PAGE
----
- Catherine de Ricci
- Catherine dei Ricci
Born to the patrician class. Her mother died when Catherine was an infant; she was raised by her godmother, but considered the Blessed Virgin Mary to be her true mother, and developed a great devotion to her. As a child, Catherine could speak to her guardian angel, and the angel taught her prayers for the rosary. At age 6 she moved to the convent school of Montecelli; her aunt was the abbess. Catherine developed a devotion to the Passion. Her father, Peter, objected to her plans to join a convent, then relented, then changed his mind again. Catherine continued her prayers at home, but when he changed his mind she fell ill. It was only when he at last agreed on her vocation that she recovered. Dominican tertiary.
She received visions and had ecstacies, but these caused some problems and doubts among her sisters – outwardly she seemed asleep or dully stupid when the visions were upon her. Catherine though everyone received these visions as part of their lives with God. She was stricken with a series of painful ailments that permanently damaged her health. Catherine met Philip Neri in a vision while he was alive in Rome; they corresponded. She could bilocate. Said to have received a ring from the Lord as a sign of her espousal to him; to her it appeared as gold set with a diamond; everyone else saw a red lozenge and a circlet around her finger.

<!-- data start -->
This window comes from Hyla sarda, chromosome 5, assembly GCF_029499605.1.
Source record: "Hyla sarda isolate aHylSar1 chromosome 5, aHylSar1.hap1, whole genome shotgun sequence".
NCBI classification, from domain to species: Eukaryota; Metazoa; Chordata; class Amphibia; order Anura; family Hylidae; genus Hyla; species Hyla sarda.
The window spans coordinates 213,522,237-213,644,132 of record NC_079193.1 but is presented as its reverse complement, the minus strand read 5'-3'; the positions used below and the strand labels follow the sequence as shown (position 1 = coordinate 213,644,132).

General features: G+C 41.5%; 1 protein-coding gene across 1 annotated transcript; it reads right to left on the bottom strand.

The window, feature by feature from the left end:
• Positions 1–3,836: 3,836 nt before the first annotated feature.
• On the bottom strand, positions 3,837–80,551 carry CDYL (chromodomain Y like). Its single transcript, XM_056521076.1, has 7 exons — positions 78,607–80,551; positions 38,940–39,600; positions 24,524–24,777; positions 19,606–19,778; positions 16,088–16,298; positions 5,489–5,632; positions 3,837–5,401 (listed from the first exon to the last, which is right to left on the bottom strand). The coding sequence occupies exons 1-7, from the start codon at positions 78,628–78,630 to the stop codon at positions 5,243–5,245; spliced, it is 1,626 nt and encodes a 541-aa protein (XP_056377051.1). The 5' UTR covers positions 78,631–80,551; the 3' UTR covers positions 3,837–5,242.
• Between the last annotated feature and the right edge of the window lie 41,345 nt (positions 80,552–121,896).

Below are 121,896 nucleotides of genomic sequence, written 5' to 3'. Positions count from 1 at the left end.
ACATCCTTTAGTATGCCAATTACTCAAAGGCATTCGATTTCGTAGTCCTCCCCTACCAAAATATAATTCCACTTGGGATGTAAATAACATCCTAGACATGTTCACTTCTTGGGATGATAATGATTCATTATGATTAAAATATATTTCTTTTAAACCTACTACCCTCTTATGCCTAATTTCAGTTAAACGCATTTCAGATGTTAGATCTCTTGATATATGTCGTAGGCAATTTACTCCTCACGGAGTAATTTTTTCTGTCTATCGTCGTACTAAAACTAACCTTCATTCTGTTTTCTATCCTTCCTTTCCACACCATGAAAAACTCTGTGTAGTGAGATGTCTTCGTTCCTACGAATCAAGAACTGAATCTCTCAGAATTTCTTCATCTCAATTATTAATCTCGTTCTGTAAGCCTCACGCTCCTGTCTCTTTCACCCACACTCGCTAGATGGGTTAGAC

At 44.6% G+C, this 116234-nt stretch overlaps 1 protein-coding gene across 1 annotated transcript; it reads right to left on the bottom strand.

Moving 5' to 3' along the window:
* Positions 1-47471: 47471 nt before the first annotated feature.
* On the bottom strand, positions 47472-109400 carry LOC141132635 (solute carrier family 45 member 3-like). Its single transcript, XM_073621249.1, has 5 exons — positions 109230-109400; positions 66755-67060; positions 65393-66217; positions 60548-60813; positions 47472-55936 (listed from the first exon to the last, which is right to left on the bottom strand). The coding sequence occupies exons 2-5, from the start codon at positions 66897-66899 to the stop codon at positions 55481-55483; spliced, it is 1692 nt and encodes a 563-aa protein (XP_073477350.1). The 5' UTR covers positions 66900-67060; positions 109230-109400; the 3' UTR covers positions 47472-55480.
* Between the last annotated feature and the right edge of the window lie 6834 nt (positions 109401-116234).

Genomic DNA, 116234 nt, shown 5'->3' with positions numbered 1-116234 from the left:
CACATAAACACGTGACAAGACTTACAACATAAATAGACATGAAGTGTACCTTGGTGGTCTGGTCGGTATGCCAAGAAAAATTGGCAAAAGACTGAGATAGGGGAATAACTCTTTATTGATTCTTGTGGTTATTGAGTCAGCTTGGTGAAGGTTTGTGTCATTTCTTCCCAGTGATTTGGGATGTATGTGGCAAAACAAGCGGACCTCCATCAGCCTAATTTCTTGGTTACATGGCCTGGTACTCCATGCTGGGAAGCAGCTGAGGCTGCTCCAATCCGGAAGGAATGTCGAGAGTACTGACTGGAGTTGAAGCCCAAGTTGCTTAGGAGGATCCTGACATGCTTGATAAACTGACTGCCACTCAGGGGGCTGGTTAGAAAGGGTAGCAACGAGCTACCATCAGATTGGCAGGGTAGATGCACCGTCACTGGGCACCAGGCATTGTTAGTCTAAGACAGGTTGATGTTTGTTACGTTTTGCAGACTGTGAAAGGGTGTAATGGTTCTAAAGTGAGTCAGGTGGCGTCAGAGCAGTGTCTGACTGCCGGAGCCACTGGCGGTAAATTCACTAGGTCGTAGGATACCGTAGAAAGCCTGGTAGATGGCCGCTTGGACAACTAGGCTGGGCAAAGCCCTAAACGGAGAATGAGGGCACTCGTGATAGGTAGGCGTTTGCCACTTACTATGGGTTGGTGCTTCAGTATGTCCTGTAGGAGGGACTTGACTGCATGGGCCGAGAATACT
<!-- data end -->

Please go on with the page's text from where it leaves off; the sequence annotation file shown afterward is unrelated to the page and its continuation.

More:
Permanent stigmatist. At age 20 she began a 12-year cycle of weekly ecstasies of the Passion from noon Thursday until 4:00pm Friday, often accompanied by serious wounds. Her sisters could follow the course of the Passion, as the wounds appeared in order from the scourging and crowning with thorns. At the end she was covered with wounds and her shoulder was indented from the Cross. The first time, during Lent 1542, she meditated so completely on the crucifixion of Jesus that she became ill, and was healed by a vision of the Risen Lord talking with Mary Magdalene. Crowds came to see her, skeptics and sinners being converted by the sight. The crowds became to numerous and constant that the sisters prayed that the wounds become less visible; He made them so in 1554. Three future popes (Cardinals Cervini, Pope Marcellus II; Alexander de Medici, Pope Leo XI; Aldobrandini, Pope Clement VIII) were among the thousands who sought her prayers.
- Book of Saints, by the Monks of Ramsgate
- Catholic Encyclopedia
- Catholic Online
- Katherine Rabenstein
- Kirken i Norge
- Lives of the Saints, by Father Alban Butler
- New Catholic Dictionary
- Our Sunday Visitor’s Encyclopedia of Saints
- Pictorial Lives of the Saints
- “Saint Catherine del Ricci“. Saints.SQPN.com. 15 August 2013. Web. 8 December 2013. <>